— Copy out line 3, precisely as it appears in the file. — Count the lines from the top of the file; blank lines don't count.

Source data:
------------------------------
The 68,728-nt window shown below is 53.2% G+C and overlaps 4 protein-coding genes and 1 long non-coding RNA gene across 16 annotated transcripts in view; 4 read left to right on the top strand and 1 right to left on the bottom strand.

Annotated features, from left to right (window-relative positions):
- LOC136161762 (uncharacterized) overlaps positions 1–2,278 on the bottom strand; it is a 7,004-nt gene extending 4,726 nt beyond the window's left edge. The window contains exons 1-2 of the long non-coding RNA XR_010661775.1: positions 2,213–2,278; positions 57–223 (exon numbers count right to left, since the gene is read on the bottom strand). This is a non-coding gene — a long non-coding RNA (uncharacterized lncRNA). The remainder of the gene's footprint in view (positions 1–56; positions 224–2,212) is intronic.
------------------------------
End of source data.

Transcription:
- LOC136161762 (uncharacterized) overlaps positions 1–2,278 on the bottom strand; it is a 7,004-nt gene extending 4,726 nt beyond the window's left edge. The window contains exons 1-2 of the long non-coding RNA XR_010661775.1: positions 2,213–2,278; positions 57–223 (exon numbers count right to left, since the gene is read on the bottom strand). This is a non-coding gene — a long non-coding RNA (uncharacterized lncRNA). The remainder of the gene's footprint in view (positions 1–56; positions 224–2,212) is intronic.